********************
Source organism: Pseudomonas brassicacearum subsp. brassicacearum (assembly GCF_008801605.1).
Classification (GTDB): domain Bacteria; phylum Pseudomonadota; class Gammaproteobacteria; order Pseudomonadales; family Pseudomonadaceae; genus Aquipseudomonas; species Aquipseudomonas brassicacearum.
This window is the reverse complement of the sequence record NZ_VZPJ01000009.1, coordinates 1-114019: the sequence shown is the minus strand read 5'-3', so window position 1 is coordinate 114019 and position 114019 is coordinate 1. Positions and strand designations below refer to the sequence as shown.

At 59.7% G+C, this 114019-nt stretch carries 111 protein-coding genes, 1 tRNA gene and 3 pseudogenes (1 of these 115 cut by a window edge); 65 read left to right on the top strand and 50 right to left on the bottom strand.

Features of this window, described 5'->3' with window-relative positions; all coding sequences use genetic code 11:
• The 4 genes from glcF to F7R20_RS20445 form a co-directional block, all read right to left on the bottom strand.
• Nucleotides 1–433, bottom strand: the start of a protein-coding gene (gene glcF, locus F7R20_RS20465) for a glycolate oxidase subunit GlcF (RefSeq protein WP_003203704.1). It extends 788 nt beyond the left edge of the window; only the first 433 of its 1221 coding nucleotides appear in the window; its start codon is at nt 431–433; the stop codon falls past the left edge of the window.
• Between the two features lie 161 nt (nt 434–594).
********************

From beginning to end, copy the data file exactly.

Source organism: Pseudomonas brassicacearum subsp. brassicacearum (assembly GCF_008801605.1).
Classification (GTDB): domain Bacteria; phylum Pseudomonadota; class Gammaproteobacteria; order Pseudomonadales; family Pseudomonadaceae; genus Aquipseudomonas; species Aquipseudomonas brassicacearum.
This window is the reverse complement of the sequence record NZ_VZPJ01000009.1, coordinates 1-114019: the sequence shown is the minus strand read 5'-3', so window position 1 is coordinate 114019 and position 114019 is coordinate 1. Positions and strand designations below refer to the sequence as shown.

At 59.7% G+C, this 114019-nt stretch carries 111 protein-coding genes, 1 tRNA gene and 3 pseudogenes (1 of these 115 cut by a window edge); 65 read left to right on the top strand and 50 right to left on the bottom strand.

Features of this window, described 5'->3' with window-relative positions; all coding sequences use genetic code 11:
• The 4 genes from glcF to F7R20_RS20445 form a co-directional block, all read right to left on the bottom strand.
• Nucleotides 1–433, bottom strand: the start of a protein-coding gene (gene glcF, locus F7R20_RS20465) for a glycolate oxidase subunit GlcF (RefSeq protein WP_003203704.1). It extends 788 nt beyond the left edge of the window; only the first 433 of its 1221 coding nucleotides appear in the window; its start codon is at nt 431–433; the stop codon falls past the left edge of the window.
• Between the two features lie 161 nt (nt 434–594).